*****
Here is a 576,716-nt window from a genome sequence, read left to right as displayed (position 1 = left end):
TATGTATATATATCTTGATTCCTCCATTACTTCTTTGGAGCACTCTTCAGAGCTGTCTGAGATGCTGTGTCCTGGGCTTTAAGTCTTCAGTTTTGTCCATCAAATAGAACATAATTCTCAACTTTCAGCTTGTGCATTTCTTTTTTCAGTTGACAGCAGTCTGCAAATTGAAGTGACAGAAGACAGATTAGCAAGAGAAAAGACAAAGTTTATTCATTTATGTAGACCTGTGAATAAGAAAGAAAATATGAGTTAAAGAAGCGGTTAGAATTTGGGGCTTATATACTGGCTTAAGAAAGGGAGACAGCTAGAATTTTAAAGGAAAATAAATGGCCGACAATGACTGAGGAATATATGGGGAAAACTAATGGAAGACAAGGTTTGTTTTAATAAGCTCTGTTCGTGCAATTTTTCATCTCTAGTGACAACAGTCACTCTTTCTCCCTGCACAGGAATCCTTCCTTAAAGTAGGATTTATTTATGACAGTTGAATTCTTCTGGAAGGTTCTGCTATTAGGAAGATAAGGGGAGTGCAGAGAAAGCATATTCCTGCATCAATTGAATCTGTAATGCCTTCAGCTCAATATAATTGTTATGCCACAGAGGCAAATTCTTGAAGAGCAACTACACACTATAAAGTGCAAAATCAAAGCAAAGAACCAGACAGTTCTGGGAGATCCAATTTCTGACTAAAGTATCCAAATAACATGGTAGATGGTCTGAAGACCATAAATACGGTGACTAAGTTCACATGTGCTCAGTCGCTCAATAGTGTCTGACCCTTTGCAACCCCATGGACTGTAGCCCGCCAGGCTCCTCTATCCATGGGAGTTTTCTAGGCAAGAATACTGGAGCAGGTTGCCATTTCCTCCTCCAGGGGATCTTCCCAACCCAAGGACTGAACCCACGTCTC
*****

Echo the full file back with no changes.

Here is a 576,716-nt window from a genome sequence, read left to right as displayed (position 1 = left end):
TATGTATATATATCTTGATTCCTCCATTACTTCTTTGGAGCACTCTTCAGAGCTGTCTGAGATGCTGTGTCCTGGGCTTTAAGTCTTCAGTTTTGTCCATCAAATAGAACATAATTCTCAACTTTCAGCTTGTGCATTTCTTTTTTCAGTTGACAGCAGTCTGCAAATTGAAGTGACAGAAGACAGATTAGCAAGAGAAAAGACAAAGTTTATTCATTTATGTAGACCTGTGAATAAGAAAGAAAATATGAGTTAAAGAAGCGGTTAGAATTTGGGGCTTATATACTGGCTTAAGAAAGGGAGACAGCTAGAATTTTAAAGGAAAATAAATGGCCGACAATGACTGAGGAATATATGGGGAAAACTAATGGAAGACAAGGTTTGTTTTAATAAGCTCTGTTCGTGCAATTTTTCATCTCTAGTGACAACAGTCACTCTTTCTCCCTGCACAGGAATCCTTCCTTAAAGTAGGATTTATTTATGACAGTTGAATTCTTCTGGAAGGTTCTGCTATTAGGAAGATAAGGGGAGTGCAGAGAAAGCATATTCCTGCATCAATTGAATCTGTAATGCCTTCAGCTCAATATAATTGTTATGCCACAGAGGCAAATTCTTGAAGAGCAACTACACACTATAAAGTGCAAAATCAAAGCAAAGAACCAGACAGTTCTGGGAGATCCAATTTCTGACTAAAGTATCCAAATAACATGGTAGATGGTCTGAAGACCATAAATACGGTGACTAAGTTCACATGTGCTCAGTCGCTCAATAGTGTCTGACCCTTTGCAACCCCATGGACTGTAGCCCGCCAGGCTCCTCTATCCATGGGAGTTTTCTAGGCAAGAATACTGGAGCAGGTTGCCATTTCCTCCTCCAGGGGATCTTCCCAACCCAAGGACTGAACCCACGTCTC